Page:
#1  
Old 06-18-2012, 08:57 AM
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Default "Flat back wall" vs. dome/rounded shape

Hi guys-I'm currently reading "The Bread Builders" by Daniel Wing. In his oven design, he has a dome and entry similar to the pompei designs I've seen on this forum. But, he has a flat back wall. Is there any efficiency issues to this design? It seems the construction would be easier with a flat wall. Any insight would be appreciated.
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  #2  
Old 06-18-2012, 05:43 PM
Faith In Virginia's Avatar
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Default Re: "Flat back wall" vs. dome/rounded shape

Love that book myself. I even took a class at King Arther Flour that Daniel Wing taught. It was so cool.

I don't think there is much performance difference between the two ovens. The oven in that book is easier to build and requires less cuts of firebrick. I did find the book to have a few design Issues that I would not do myself like the way the oven is supported on nothing but re-bar. There are also many improvements that you can make to that design.

I will post more later but I need to run for now.
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Old 06-18-2012, 07:09 PM
Tscarborough's Avatar
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Default Re: "Flat back wall" vs. dome/rounded shape

That design is not that good, not because the overall shape but for the details. It was not designed by someone in construction.

The design criteria for a black oven, one in which the heat source is inside the oven, is pretty open:

A masonry mass designed for the intended purpose (i.e for multiple or commercial batches of bread 4-12", for sporadic home use 2-4").

The thermal mass should be discrete and isolated. That means that the interior masonry mass should be monolithic and isolated from the exterior as much as is feasible.

The masonry mass should be insulated to the highest degree feasible.

The inner door height of the oven should be 60-65 percent of the dome/vault height.

If wanted, the chimney should be at the front of the oven, outside the inner door, and should be sized at 10-15% of the door size, more for short stacks, less for tall stacks.

These guidelines apply for round, barrel, or square ovens.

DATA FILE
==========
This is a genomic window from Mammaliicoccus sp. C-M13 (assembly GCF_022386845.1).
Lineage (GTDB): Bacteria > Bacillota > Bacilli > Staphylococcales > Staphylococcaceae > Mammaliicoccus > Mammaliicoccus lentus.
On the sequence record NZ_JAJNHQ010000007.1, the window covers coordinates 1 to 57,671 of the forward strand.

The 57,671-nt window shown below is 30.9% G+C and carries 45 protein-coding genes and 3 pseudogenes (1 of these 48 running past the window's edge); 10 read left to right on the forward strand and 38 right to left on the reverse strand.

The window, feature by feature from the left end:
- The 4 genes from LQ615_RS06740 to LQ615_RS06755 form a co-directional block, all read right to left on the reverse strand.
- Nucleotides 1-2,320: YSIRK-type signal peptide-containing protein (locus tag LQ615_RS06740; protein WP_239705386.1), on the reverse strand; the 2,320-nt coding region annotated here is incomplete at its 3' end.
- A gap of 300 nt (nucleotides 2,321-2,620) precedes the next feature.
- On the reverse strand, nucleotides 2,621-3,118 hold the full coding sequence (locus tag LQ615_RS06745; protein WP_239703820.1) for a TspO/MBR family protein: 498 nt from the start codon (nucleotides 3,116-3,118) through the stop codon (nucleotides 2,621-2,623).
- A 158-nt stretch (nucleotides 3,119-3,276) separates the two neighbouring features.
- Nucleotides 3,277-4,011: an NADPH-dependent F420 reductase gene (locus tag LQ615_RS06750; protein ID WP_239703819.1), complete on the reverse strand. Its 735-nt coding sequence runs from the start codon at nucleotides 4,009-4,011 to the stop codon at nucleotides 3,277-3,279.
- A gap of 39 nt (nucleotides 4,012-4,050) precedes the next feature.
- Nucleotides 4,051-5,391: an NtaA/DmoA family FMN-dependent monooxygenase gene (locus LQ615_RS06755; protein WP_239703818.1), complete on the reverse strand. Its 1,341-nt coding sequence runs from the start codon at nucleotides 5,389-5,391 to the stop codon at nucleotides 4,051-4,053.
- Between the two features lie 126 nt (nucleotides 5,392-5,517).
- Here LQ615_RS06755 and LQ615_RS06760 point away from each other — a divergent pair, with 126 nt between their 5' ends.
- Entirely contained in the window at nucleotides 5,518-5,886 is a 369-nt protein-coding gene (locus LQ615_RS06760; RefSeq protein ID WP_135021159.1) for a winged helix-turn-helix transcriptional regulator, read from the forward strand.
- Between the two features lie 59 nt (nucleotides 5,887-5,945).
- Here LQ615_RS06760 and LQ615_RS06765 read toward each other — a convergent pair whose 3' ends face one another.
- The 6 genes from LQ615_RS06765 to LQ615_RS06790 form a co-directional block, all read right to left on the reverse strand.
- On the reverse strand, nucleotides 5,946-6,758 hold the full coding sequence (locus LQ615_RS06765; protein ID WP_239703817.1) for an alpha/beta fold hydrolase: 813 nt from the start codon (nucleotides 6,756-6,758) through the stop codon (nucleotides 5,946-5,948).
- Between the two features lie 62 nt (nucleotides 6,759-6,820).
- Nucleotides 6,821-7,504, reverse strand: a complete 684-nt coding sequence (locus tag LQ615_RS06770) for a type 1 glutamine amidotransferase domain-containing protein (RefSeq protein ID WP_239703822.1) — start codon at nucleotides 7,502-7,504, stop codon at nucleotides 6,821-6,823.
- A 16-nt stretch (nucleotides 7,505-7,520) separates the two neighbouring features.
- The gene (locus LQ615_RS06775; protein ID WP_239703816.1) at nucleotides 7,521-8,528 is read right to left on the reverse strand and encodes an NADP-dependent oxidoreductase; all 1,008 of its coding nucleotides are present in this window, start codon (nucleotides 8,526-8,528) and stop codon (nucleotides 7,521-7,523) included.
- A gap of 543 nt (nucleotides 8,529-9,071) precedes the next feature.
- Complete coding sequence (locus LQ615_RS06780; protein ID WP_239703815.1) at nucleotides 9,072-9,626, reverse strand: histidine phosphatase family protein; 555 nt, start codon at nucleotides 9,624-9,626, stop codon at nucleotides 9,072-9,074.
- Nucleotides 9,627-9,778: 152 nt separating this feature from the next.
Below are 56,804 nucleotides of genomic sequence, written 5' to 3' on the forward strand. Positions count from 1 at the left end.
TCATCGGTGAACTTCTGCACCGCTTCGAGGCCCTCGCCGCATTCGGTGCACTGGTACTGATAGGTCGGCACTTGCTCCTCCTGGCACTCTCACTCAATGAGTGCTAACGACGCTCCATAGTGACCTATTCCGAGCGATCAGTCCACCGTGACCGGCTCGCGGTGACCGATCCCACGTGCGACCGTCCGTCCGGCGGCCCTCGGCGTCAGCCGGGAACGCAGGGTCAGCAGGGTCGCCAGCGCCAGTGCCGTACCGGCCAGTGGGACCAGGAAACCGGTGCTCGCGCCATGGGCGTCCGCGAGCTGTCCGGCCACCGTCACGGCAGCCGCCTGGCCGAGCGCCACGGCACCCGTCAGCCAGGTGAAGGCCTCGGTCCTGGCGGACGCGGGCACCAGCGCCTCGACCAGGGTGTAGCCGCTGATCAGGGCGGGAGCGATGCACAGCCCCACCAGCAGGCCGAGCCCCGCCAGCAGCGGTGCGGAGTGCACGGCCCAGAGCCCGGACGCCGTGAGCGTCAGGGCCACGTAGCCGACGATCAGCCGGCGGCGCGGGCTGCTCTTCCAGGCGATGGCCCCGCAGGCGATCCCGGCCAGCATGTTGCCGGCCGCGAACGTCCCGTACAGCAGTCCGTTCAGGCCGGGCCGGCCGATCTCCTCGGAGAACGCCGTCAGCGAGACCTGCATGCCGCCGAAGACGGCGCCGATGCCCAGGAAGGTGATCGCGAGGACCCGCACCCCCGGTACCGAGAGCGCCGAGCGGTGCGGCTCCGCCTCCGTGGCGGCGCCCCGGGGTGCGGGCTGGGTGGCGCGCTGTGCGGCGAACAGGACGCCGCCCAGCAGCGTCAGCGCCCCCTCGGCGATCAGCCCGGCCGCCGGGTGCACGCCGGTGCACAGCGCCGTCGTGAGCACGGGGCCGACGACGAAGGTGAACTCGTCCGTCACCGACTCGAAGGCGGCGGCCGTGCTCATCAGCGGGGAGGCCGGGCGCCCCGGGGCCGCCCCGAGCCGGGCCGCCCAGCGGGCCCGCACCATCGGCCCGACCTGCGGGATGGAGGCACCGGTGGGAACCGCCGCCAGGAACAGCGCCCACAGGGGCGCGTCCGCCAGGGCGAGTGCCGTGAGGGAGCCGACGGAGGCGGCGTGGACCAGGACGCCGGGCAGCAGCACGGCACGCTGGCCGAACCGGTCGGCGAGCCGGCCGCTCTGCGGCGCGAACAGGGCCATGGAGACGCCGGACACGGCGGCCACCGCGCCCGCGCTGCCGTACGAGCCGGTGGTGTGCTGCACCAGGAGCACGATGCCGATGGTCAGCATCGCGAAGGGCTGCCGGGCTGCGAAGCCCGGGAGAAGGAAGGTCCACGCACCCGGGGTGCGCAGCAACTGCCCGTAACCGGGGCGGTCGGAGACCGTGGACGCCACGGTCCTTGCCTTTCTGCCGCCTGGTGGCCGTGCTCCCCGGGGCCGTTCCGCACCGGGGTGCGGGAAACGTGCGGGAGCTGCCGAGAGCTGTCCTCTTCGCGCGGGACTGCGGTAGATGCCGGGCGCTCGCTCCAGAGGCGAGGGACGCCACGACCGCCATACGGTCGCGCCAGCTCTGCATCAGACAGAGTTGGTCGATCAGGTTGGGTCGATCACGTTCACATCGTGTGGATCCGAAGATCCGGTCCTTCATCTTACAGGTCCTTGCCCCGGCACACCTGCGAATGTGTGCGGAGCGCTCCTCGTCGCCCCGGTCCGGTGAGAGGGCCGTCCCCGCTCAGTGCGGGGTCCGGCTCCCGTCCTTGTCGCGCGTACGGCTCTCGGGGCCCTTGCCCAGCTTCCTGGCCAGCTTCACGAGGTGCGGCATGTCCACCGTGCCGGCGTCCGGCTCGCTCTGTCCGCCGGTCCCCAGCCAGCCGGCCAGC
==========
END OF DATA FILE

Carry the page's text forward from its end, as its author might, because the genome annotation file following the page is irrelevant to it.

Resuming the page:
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Old 06-19-2012, 07:59 AM
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Default Re: "Flat back wall" vs. dome/rounded shape

Quote:
Originally Posted by Tscarborough View Post
That design is not that good, not because the overall shape but for the details. It was not designed by someone in construction.

The design criteria for a black oven, one in which the heat source is inside the oven, is pretty open:

A masonry mass designed for the intended purpose (i.e for multiple or commercial batches of bread 4-12", for sporadic home use 2-4").

The thermal mass should be discrete and isolated. That means that the interior masonry mass should be monolithic and isolated from the exterior as much as is feasible.

The masonry mass should be insulated to the highest degree feasible.

The inner door height of the oven should be 60-65 percent of the dome/vault height.

If wanted, the chimney should be at the front of the oven, outside the inner door, and should be sized at 10-15% of the door size, more for short stacks, less for tall stacks.

These guidelines apply for round, barrel, or square ovens.
Thanks! You've obviously done this before. I'm planning on using the 4.5" of firebrick width all the way around including the dome and back wall.
With 1" of Heat Stop 50 cladding. Then 2" of FB Blanket and aluminim foil, followed by chicken wire and another 1" of cladding. Do you see any problems with this design? That would give me 8.5" of thickness.
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Old 06-19-2012, 10:03 AM
Tscarborough's Avatar
Il Pizzaiolo